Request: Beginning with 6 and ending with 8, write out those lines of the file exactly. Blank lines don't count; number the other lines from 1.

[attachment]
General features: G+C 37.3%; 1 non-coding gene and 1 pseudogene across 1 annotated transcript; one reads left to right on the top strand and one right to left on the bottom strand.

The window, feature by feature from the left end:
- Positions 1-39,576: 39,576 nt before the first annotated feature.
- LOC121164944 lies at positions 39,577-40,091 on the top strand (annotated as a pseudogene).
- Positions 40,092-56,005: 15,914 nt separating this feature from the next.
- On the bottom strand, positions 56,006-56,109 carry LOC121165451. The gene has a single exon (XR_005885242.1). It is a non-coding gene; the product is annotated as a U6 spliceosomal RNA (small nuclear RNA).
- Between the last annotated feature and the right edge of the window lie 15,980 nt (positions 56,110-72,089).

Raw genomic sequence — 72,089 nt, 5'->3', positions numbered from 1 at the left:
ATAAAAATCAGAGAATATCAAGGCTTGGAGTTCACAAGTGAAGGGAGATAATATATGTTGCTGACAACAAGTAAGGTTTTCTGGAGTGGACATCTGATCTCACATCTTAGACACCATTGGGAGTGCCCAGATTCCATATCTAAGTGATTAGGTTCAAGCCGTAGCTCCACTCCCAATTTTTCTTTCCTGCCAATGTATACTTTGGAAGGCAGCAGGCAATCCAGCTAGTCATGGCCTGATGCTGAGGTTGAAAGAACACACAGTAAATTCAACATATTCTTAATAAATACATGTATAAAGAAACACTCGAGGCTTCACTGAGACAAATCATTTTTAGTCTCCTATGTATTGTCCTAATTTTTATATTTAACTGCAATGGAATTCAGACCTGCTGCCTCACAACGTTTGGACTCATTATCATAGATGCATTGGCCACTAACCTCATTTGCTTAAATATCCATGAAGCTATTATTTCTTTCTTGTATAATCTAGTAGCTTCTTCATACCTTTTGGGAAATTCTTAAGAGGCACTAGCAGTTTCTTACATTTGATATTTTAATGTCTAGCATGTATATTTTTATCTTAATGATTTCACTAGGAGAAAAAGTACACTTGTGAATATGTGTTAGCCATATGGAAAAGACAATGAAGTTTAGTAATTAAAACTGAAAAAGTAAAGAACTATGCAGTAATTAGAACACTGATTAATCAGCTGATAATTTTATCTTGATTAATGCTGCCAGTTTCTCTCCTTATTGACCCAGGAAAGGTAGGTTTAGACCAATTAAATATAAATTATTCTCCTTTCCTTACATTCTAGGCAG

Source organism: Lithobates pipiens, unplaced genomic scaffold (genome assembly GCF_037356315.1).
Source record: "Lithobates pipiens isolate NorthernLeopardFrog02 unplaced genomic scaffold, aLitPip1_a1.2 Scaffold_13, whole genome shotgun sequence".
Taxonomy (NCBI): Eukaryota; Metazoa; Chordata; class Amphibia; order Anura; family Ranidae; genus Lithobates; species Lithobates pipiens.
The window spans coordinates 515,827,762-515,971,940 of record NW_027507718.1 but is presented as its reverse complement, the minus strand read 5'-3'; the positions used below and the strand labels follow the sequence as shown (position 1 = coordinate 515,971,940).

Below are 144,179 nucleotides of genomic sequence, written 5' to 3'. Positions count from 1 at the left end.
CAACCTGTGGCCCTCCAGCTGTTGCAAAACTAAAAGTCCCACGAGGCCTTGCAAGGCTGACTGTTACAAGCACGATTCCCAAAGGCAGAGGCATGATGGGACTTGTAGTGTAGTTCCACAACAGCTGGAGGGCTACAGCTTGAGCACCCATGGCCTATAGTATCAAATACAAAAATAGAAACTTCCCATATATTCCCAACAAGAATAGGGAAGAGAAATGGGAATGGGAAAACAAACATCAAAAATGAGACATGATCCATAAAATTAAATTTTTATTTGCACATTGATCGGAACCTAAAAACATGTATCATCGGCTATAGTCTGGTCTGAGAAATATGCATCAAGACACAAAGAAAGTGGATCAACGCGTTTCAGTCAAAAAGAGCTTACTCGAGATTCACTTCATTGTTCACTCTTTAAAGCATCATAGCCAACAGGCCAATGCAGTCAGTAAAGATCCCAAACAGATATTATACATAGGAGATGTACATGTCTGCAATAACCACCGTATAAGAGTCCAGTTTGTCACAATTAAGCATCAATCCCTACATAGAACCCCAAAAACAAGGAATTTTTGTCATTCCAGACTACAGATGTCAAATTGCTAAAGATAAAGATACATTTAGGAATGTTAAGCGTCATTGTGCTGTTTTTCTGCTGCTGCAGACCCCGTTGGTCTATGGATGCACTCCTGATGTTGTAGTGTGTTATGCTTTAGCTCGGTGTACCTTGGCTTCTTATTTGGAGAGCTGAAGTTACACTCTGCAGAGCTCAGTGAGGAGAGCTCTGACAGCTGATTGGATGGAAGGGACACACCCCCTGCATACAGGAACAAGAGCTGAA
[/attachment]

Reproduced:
- On the bottom strand, positions 56,006-56,109 carry LOC121165451. The gene has a single exon (XR_005885242.1). It is a non-coding gene; the product is annotated as a U6 spliceosomal RNA (small nuclear RNA).
- Between the last annotated feature and the right edge of the window lie 15,980 nt (positions 56,110-72,089).

Raw genomic sequence — 72,089 nt, 5'->3', positions numbered from 1 at the left: